• A tongue scraper: toothbrushes are made to clean your teeth; tongue scrapers are made to clean your tongue. Tongue scraping is an Ayurvedic technique used for treating bad breath, but has many other healthy benefits. During the night our body is busy detoxing aka removing toxins. When you wake up, you may notice a white coating on your tongue. Scraping off these toxins first thing in the morning helps your body to avoid re-absorption. It’s not only good for better smelling breath, but helps to remove plague from teeth, helps taste bud functioning and aids in overall optimal oral health. Maybe one day tongue scraping will be as cool as flossing.
  • 1.5 liters of water: ever hear of this thing called water therapy? Mostly known in India, China and Japan, water therapy is drinking 1.5 liters of water first thing in the morning. This is said to help remove toxins, stimulate healthy bowel movements and help fight disease. Considered pretty much harmless, it also claims to have other health benefits such as helping headaches, energy levels, constipation, diarrhea and detoxification.
  • A body brush: perhaps you have forgotten that the skin is the largest organ of the body. This organ helps to eliminate a critical amount of toxins – they say up to one pound a day! Skin brushing (with a body brush) also stimulates the organs underneath the skin that aid in the detoxification of toxins. Some other benefits include stimulating the lymphatic system, removing dead layers of skin cells, stimulating the circulation and immune systems and helps the kidneys to function optimally.
  • Neti pot: also known as a ‘nose bidet’, a neti pot is used to pour warm, slightly salty water through the nasal passages and sinuses. Neti pots have been used in India and South Asia and have shown to be a safe and effective way for treating eye complaints, sinusitis, asthma, the common cold, nasal congestion and respiratory ailments. It is recommended to use a Neti pot that is right for your nostrils.
  • Incense: not just an air freshener, the practice of burning incense has been used throughout centuries for sacred ceremonies and rituals. Today it is used to create desired atmospheres and healing, Its said to have both healing effects on the mind and the body. Some of the noted benefits include fighting depression, headaches, anxiety and insomnia. It is recommended to use plant-based and essential oil-based incenses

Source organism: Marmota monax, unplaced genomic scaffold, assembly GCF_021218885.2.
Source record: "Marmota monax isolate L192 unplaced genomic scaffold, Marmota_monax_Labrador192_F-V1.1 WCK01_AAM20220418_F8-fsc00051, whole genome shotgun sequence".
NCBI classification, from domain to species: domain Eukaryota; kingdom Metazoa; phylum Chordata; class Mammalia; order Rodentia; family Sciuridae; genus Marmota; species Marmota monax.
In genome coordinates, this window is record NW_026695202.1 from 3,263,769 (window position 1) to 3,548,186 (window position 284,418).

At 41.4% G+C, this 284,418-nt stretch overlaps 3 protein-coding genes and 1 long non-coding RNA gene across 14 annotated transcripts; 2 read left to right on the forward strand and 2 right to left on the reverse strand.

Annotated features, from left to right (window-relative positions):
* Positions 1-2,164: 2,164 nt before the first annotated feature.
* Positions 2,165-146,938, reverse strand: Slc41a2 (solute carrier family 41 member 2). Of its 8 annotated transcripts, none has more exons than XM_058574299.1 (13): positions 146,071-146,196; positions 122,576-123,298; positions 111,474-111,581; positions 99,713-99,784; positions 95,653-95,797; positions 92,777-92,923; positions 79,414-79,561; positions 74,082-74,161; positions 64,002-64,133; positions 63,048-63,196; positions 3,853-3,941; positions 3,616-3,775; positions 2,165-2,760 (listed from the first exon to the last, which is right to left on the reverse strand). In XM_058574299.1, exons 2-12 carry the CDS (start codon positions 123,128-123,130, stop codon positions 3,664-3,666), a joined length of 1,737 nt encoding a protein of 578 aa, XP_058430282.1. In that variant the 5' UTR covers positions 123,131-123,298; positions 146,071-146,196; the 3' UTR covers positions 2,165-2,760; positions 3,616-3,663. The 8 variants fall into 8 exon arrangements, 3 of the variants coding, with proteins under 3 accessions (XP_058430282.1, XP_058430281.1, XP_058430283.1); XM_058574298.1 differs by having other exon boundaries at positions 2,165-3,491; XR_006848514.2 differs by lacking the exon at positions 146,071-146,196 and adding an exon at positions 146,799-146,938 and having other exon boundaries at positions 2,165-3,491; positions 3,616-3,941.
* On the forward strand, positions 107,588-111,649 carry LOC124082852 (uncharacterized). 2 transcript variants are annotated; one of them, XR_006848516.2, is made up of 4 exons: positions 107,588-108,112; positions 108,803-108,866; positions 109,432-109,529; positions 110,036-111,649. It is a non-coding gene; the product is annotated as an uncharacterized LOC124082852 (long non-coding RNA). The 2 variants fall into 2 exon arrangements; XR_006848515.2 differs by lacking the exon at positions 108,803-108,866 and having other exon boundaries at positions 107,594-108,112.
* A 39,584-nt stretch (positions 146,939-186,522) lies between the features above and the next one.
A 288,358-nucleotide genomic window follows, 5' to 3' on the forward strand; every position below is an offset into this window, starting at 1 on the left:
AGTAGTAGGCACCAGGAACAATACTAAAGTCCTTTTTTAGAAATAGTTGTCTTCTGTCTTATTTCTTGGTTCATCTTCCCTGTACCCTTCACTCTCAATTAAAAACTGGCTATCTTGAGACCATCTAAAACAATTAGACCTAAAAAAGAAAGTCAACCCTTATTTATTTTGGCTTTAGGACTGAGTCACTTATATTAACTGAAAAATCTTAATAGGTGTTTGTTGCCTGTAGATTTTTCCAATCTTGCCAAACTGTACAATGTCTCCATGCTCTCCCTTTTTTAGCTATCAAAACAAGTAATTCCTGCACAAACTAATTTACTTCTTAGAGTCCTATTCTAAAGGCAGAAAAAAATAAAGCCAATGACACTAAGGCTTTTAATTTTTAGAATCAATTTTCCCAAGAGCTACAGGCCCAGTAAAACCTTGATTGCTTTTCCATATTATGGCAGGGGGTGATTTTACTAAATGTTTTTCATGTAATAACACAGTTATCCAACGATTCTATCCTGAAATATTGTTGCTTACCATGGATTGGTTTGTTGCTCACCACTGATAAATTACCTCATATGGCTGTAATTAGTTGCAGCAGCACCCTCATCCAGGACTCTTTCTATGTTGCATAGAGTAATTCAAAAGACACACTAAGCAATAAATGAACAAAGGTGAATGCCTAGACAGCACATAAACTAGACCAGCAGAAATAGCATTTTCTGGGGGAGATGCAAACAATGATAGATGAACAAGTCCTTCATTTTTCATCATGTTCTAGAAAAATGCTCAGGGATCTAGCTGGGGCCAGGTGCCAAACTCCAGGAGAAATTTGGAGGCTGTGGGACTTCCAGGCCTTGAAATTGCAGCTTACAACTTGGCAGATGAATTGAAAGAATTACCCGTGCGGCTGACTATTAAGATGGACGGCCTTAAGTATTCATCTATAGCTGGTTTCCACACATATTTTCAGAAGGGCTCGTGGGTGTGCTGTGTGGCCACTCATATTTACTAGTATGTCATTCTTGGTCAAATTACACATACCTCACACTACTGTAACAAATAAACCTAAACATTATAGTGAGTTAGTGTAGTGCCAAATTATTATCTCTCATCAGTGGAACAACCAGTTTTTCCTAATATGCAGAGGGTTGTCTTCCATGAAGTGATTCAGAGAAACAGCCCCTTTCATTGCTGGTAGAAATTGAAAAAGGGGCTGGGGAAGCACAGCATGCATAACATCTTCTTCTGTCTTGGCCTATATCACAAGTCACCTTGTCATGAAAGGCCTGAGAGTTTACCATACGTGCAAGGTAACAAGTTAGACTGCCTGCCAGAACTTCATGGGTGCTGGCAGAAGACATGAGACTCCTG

I would love to hear your experiences, comments and recommendations.

To Break or Not to Break During Your Period

There are many different opinions in the yoga world as to if a woman should practice yoga while on her period and if so, how she should practice.

On one end, some say to avoid inversions such as shoulder stand, headstand, plough pose and handstand. Others say to only do restorative poses. And, on the opposite end of the spectrum, some say to completely refrain from yoga practice all together.

The fact is that every woman experiences her period differently making it difficult to make a definitive rule that applies to everyone. However, listening to and understanding what is going on inside the body during this special time of the month can help us make intuitive decisions about our practice.


Why it could be a good idea to avoid inversions:

An inversion refers to a posture where the lower body is above the heart. During menstruation, the body is using energy to cleanse the reproductive tract from the inside out. Doing powerful inversions at this time such as headstand, shoulder stand or handstand divert the energy from the reproductive system to the muscles necessary to do these postures. And, why is this bad? It’s not necessarily ‘bad’, but it does stress the reproductive system and can be taxing for the body. The result could be a running out of energy and fatigue.

Philosophically, the downward flow of menstruation represents ‘apana vayu’ or downward flowing energy. This energy is said to nourish reproduction elimination and digestion. Some say that doing inversions during this time disrupts the natural flow of this energy.

Restorative poses that could be helpful for alleviating menstrual symptoms such as lower back pain, cramps and mood swings:

  • Reclined bound angle pose: for stress relief, grounding and helps sooth menstrual cramps.
  • Cat and cow pose: provides a gentle massage to the vertebrae and belly organs.
  • Sitting forward fold: relief of menstrual discomfort, stretches spine and helps headaches.
  • Legs up the wall pose: helps relieve minor backache and helps calm the mind.
  • Child’s pose: calms the mind and helps alleviate cramping.
  • Supported corpse pose (with pillow under knees): provides relaxation for the entire body.

Why it could to be good to refrain from doing yoga during your period:

If you happen to have a very heavy flow or are extremely tired during your period, perhaps the best pose is rest and relaxation. There’s absolutely no shame in it and your yoga mat will be patiently awaiting your return.

I have experienced both the desire for a more active yoga class while on my period and have sufficed with gentle sun salutations, and I have also felt my period was the perfect time to slow down and completely rest. So, the best advice I can think of is to sincerely do what is most optimal for you and your body.